Leahy, Christopher. 1982. The Birdwatcher’s Companion. An Encyclopedic Handbook of North American Birdlife. NY: Grammercy Books.

Maddox, Bruno. 2006. Blinded By Science Birding Brains: How birding in Central Park in an age of terror makes the man. Discover. Science, Technology and the Future. published online November 30, 2006 ( accessed February 14, 2009)

Pullis, La Rouche, G. 2003. Birding in the United States: a demographic and economic analysis. Addendum to the 2001 National Survey of Fishing, Hunting and Wildlife-Associated Recreation. Report 2001-1. US Fish and Wildlife Service. Arlington, VA.

The Logan Christmas Bird Count

The Logan Christmas Bird Count: A Mountain Chickadee One of 103 bird species found in the 2007 Bridgerland Audubon Christmas Bird Count Photo Courtesy
A Mountain Chickadee
One of 103 bird species found in the 2007
Bridgerland Audubon Christmas Bird Count
Photo Courtesy
The Christmas holidays bring us a bevy of welcome annual traditions. Even now I can smell the cookies, hear familiar caroles and see the decorated tree. I hear the western screech owl too, for I also join in the Logan Christmas Bird Count. These are exhaustive one day surveys of all the individuals of every species of bird that can be found in a locality. Christmas Bird Counts began 109 years ago in New York City as a holiday alternative to the excesses of the so-called “side hunt”. From that first inspiration, the Christmas Bird Count has spread to all 50 states, Canada, Mexico and beyond. Last year, most of the 2100 counts were in the US, totting up 57 million individual birds representing nearly 2000 species. Here in Utah, we reported 180 bird species. Provo holds honors as Utah’s first Christmas bird count, held in 1903. Today, hundreds of Utahns participate in 20 local counts, from Saint George north to Bear Lake.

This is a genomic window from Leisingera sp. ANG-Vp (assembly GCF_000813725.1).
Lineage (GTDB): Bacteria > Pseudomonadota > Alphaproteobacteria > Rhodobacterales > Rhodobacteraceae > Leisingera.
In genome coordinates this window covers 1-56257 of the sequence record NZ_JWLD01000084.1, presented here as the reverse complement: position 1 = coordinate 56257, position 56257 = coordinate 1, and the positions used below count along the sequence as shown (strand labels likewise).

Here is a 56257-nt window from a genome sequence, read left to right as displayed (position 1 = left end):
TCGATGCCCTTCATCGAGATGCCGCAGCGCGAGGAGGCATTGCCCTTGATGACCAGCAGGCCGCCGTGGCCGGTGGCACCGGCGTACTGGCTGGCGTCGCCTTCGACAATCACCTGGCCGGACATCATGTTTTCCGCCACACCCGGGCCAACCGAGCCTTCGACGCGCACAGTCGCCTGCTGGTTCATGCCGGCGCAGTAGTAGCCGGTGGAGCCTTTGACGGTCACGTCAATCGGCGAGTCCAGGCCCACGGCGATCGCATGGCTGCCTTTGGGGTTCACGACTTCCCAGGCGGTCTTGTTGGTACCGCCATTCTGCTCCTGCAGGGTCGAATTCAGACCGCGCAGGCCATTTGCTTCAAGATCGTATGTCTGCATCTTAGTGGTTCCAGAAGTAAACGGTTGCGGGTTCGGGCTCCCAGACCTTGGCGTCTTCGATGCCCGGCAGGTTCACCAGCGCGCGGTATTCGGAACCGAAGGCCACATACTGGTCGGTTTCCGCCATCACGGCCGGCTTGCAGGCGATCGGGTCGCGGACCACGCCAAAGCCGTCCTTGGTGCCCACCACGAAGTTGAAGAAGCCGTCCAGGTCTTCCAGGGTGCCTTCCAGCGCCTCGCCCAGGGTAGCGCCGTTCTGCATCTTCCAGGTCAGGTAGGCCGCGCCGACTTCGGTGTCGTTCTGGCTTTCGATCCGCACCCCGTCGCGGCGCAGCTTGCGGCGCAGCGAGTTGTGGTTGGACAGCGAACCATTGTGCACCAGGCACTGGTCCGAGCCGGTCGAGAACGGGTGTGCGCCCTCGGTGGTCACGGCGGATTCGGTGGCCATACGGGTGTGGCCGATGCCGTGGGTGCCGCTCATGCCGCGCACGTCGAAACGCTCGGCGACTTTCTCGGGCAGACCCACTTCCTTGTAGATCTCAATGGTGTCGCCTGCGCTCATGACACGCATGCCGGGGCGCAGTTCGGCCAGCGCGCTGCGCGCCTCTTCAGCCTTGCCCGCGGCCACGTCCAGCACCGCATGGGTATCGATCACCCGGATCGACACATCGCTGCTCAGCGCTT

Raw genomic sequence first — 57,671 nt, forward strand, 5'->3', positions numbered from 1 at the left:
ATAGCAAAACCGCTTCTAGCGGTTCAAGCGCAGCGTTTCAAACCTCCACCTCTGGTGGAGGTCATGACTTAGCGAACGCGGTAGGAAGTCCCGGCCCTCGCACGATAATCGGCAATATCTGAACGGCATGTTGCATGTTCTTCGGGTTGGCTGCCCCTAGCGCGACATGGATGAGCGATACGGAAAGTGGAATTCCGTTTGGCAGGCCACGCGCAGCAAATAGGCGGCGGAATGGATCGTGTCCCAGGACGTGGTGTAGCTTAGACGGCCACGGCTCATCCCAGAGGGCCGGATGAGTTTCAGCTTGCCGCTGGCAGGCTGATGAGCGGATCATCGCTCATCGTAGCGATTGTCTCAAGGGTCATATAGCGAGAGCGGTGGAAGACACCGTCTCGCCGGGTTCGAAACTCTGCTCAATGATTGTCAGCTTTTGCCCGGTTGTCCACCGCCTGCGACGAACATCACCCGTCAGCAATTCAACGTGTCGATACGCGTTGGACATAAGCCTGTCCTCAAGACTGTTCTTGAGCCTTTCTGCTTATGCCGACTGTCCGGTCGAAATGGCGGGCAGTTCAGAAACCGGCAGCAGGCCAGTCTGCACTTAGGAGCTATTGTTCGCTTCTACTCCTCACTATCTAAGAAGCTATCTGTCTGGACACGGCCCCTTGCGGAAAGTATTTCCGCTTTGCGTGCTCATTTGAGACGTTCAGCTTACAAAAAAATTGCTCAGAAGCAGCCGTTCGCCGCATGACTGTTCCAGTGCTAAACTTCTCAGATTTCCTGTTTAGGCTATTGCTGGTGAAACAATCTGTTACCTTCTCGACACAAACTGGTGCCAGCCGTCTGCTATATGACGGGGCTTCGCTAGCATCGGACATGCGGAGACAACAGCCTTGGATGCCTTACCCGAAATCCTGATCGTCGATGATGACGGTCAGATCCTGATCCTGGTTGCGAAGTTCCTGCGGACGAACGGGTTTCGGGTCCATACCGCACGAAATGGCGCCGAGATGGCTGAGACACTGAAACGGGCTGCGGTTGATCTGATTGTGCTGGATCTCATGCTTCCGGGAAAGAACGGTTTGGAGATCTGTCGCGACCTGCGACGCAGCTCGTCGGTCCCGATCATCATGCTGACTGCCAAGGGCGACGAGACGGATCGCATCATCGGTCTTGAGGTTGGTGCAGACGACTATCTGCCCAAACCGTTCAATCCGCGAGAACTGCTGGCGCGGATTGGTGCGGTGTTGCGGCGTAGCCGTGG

I always join Bridgerland Audubon’s count in Logan, which has been running for 52 years. Last year, we finally topped 100 bird species in our allotted count circle of 150 square miles, the effort of 61 birders. That’s remarkable for a chilly winter’s day, considering that many of our feathered friends, such as hummingbirds, flycatchers and more have hightailed it south for the winter, but note that some northerly species, such as roughlegged hawks, view Utah as the balmy endpoint of their fall migration.

Christmas Bird Counts offer something for everyone, from novices to seasoned birders, and from simple feeder counts to backcountry walkabouts. I’ll be up in the predawn, listening for owls. Every count’s data contributes to long-term research about winter dispersal patterns of birds, their population trends, and impacts of troubles like West Nile virus, which is especially hard on crows, magpies and jays. If you like birds, join in the fun and make the Christmas Bird Count one of your holiday traditions.

All counts are scheduled between December 14 and January 5. Utah’s Christmas Bird counts are listed on our website: just search for Wild About Utah. Our Logan count is on Saturday, December 20. That evening, we’ll flock together for a big potluck and count compilation party.


Photo: Courtesy

Text: Bridgerland Audubon Society – Jim Cane

Additional Reading:

Christmas Bird Counts in Utah,, Milt Moody, Webmaster,

The 109th Christmas Bird Count: Citizen Science in Action, National Audubon Society, Inc.

Idaho Circles:

Utah Circles: